What to Do After Your Home is Raided in a Criminal Investigation (Search Warrant Execution)

When a person is suspected of a crime, the police will often raid the person’s home in search of evidence.  More formally, this is referred to as the execution of a search warrant.

Having one’s home raided is not a pleasant experience.  Often, the police will dump clothes from drawers, throw belongings on the ground, and otherwise search the residence in a way that creates a total mess and damages property.  The reality is that police often search in that manner, right in front of the home’s occupants, in the hope that they can upset the occupants and cause them to say incriminating things.  That is because a person who is angry will not pick their words as carefully as a person who is calm, and police know that fact.

During the execution of a search warrant, the police will generally prevent anyone from arriving or leaving the home, or from using any property in the home.  The best course of action for a person to take during the search is to remain silent and avoid discussing anything with the police.  People who talk to the police under such stressful circumstances rarely do themselves any favors.  Indeed, I can think of a great many cases where a client has caused themselves significant legal harm by talking to the police.

It is also wise to refrain from giving permission to search.  Sometimes, even if the police have a warrant to search, that warrant may be limited in some respect.  For example, it is possible that the police may have a warrant to search a home, but not to search a car that is parked on the street near the home.  If a person consents to the search of the car, they may cause great harm to their case that could have been avoided had they simply remained silent.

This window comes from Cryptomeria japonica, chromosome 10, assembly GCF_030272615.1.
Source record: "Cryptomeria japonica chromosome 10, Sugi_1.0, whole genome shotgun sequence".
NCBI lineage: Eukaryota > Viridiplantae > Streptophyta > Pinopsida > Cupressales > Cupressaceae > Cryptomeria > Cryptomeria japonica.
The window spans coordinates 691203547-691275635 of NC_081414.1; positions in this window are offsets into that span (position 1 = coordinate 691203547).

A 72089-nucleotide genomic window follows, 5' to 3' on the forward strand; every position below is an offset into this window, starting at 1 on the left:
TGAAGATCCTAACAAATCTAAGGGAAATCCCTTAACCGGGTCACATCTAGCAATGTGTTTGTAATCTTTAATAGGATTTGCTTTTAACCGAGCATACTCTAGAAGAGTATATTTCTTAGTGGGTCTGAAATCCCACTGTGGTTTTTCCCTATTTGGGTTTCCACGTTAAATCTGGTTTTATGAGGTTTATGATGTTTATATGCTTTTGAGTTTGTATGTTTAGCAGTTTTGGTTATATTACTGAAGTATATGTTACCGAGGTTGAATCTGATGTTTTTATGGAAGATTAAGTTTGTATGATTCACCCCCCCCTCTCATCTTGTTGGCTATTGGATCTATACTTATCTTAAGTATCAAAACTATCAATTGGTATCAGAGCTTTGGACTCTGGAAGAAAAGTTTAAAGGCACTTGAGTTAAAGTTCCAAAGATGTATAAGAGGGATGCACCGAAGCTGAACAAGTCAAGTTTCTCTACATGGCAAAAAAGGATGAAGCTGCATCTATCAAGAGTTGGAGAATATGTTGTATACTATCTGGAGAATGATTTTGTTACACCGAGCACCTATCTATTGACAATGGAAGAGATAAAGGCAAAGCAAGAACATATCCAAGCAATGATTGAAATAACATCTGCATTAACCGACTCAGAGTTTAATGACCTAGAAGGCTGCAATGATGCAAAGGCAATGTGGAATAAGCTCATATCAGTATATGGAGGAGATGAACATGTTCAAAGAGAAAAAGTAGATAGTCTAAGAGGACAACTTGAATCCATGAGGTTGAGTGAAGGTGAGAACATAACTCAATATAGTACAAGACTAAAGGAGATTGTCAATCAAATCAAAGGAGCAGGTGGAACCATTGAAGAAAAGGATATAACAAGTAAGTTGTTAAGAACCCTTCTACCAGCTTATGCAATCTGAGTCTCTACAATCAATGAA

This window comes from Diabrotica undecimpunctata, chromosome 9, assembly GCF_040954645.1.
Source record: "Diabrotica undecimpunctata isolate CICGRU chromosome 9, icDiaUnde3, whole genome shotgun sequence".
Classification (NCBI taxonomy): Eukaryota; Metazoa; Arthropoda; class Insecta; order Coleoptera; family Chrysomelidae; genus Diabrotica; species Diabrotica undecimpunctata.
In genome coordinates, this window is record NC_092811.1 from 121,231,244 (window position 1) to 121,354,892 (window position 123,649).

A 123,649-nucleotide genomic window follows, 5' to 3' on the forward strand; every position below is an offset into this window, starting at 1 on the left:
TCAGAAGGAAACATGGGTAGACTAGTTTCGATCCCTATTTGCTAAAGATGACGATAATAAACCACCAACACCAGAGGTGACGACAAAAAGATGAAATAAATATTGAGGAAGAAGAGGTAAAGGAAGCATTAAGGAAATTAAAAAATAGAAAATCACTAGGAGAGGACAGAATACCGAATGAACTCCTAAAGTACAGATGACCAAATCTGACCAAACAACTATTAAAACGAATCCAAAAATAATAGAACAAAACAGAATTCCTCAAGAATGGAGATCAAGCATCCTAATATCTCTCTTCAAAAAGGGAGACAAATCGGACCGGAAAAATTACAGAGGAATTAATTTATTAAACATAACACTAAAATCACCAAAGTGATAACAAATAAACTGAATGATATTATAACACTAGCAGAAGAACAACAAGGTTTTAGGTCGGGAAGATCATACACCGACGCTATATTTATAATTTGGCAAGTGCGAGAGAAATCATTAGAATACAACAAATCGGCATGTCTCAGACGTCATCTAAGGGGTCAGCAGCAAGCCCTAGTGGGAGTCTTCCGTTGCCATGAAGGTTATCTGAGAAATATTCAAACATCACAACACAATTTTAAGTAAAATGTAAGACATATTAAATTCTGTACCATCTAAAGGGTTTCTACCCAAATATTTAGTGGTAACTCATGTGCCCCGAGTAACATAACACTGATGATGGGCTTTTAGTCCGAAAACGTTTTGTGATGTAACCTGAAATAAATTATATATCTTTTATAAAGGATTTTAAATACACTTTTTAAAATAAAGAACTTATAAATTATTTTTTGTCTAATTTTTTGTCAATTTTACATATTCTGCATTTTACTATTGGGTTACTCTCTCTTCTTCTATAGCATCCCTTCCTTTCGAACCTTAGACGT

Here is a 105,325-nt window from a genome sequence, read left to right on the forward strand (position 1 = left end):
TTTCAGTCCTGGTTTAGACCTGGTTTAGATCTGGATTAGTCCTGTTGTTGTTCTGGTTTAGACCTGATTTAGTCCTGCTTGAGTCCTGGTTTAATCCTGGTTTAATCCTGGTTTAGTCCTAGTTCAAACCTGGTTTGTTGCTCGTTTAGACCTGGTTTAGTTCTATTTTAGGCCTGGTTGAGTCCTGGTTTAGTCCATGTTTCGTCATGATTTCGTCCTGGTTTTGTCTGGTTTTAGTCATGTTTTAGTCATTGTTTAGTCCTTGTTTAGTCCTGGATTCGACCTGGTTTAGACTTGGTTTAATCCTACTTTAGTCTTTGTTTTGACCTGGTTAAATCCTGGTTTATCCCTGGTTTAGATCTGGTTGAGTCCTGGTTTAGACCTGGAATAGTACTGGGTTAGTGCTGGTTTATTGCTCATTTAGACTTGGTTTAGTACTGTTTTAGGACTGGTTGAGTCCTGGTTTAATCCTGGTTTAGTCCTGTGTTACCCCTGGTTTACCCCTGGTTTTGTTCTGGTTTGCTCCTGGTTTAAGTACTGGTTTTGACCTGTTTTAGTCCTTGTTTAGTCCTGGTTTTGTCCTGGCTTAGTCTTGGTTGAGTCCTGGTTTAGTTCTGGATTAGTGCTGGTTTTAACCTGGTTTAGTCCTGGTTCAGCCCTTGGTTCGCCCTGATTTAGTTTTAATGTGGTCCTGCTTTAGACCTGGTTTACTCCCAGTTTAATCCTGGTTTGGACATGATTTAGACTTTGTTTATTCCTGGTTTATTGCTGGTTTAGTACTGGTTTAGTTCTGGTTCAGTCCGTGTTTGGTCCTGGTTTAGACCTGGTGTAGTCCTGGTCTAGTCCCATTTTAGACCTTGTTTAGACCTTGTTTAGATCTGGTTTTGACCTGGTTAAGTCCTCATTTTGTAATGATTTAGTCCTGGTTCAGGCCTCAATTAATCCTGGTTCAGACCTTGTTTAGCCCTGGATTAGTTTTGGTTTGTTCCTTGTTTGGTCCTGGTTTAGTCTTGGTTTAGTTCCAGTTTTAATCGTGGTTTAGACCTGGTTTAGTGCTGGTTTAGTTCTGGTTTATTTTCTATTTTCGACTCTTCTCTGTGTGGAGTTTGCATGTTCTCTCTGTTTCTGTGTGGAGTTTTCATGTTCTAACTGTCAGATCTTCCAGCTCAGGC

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After the police have left, it is wise to take pictures (and video) of the residence before anything is moved or touched by the home’s occupants.  Doing so can help in a criminal case, as police may make inaccurate claims about the location of objections and how things were found, and sometimes having evidence of the state of things after the search can refuse those claims.  In the event that there is a civil rights case to be had, as is discussed further down in this article, such pictures and video can also be of use.

The next wise step is to consult with an attorney, whether or not there have been charges filed or an arrest made yet.  Properly handling a situation where a search warrant has been executed can be the difference between a favorable or unfavorable resolution to the case.

In some situations, there is a basis to challenge the search warrant and any evidence obtained from that search warrant.  That process is called a Motion to Suppress.  There is a related motion, called a Franks Motion, that can also serve the same purpose in certain cases.  The legal rules concerning suppression of evidence are very detail driven, and the details of what happened before and during the execution of the search warrant will greatly affect the outcome of such a motion.  A large part of an attorney role in a criminal defense case where there has been a raid on a person’s house often centers on such issues of suppression of evidence.

There are also cases where actions committed by a police officer in obtaining or executing a search warrant may constitute a violation of a person’s civil rights.  In such a situation it is especially important to properly handle the situation so as to both defend against and criminal charges and also be able to address that civil rights violation in court.

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